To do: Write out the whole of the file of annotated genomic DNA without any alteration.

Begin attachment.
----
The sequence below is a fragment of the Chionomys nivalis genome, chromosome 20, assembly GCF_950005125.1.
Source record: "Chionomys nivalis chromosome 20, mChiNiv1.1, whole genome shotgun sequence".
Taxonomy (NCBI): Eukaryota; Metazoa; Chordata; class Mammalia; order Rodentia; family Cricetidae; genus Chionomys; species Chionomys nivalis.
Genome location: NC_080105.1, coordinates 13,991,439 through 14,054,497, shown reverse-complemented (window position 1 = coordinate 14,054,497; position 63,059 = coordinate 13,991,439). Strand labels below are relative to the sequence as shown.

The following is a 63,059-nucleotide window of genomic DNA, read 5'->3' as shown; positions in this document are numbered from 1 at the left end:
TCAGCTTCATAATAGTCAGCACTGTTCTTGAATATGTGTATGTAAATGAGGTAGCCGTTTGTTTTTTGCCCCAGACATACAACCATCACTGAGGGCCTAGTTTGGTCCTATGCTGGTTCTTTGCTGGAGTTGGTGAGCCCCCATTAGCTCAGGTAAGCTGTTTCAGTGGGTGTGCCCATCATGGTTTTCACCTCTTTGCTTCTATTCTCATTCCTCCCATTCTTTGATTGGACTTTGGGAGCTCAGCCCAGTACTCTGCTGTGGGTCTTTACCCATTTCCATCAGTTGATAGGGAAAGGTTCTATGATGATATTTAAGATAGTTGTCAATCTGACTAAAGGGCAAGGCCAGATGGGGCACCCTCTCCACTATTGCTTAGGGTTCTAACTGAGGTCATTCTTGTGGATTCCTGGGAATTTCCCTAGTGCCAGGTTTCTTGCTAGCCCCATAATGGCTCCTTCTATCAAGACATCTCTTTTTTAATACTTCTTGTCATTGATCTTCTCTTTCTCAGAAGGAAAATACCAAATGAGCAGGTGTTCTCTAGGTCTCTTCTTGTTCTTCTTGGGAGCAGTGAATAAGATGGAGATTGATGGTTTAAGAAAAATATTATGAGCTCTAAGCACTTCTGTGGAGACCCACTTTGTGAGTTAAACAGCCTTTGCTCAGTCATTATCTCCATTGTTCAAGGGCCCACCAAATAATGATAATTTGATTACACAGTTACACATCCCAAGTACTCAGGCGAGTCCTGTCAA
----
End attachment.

The sequence below is a fragment of the Chionomys nivalis genome, chromosome 20, assembly GCF_950005125.1.
Source record: "Chionomys nivalis chromosome 20, mChiNiv1.1, whole genome shotgun sequence".
Taxonomy (NCBI): Eukaryota; Metazoa; Chordata; class Mammalia; order Rodentia; family Cricetidae; genus Chionomys; species Chionomys nivalis.
Genome location: NC_080105.1, coordinates 13,991,439 through 14,054,497, shown reverse-complemented (window position 1 = coordinate 14,054,497; position 63,059 = coordinate 13,991,439). Strand labels below are relative to the sequence as shown.

The following is a 63,059-nucleotide window of genomic DNA, read 5'->3' as shown; positions in this document are numbered from 1 at the left end:
TCAGCTTCATAATAGTCAGCACTGTTCTTGAATATGTGTATGTAAATGAGGTAGCCGTTTGTTTTTTGCCCCAGACATACAACCATCACTGAGGGCCTAGTTTGGTCCTATGCTGGTTCTTTGCTGGAGTTGGTGAGCCCCCATTAGCTCAGGTAAGCTGTTTCAGTGGGTGTGCCCATCATGGTTTTCACCTCTTTGCTTCTATTCTCATTCCTCCCATTCTTTGATTGGACTTTGGGAGCTCAGCCCAGTACTCTGCTGTGGGTCTTTACCCATTTCCATCAGTTGATAGGGAAAGGTTCTATGATGATATTTAAGATAGTTGTCAATCTGACTAAAGGGCAAGGCCAGATGGGGCACCCTCTCCACTATTGCTTAGGGTTCTAACTGAGGTCATTCTTGTGGATTCCTGGGAATTTCCCTAGTGCCAGGTTTCTTGCTAGCCCCATAATGGCTCCTTCTATCAAGACATCTCTTTTTTAATACTTCTTGTCATTGATCTTCTCTTTCTCAGAAGGAAAATACCAAATGAGCAGGTGTTCTCTAGGTCTCTTCTTGTTCTTCTTGGGAGCAGTGAATAAGATGGAGATTGATGGTTTAAGAAAAATATTATGAGCTCTAAGCACTTCTGTGGAGACCCACTTTGTGAGTTAAACAGCCTTTGCTCAGTCATTATCTCCATTGTTCAAGGGCCCACCAAATAATGATAATTTGATTACACAGTTACACATCCCAAGTACTCAGGCGAGTCCTGTCAA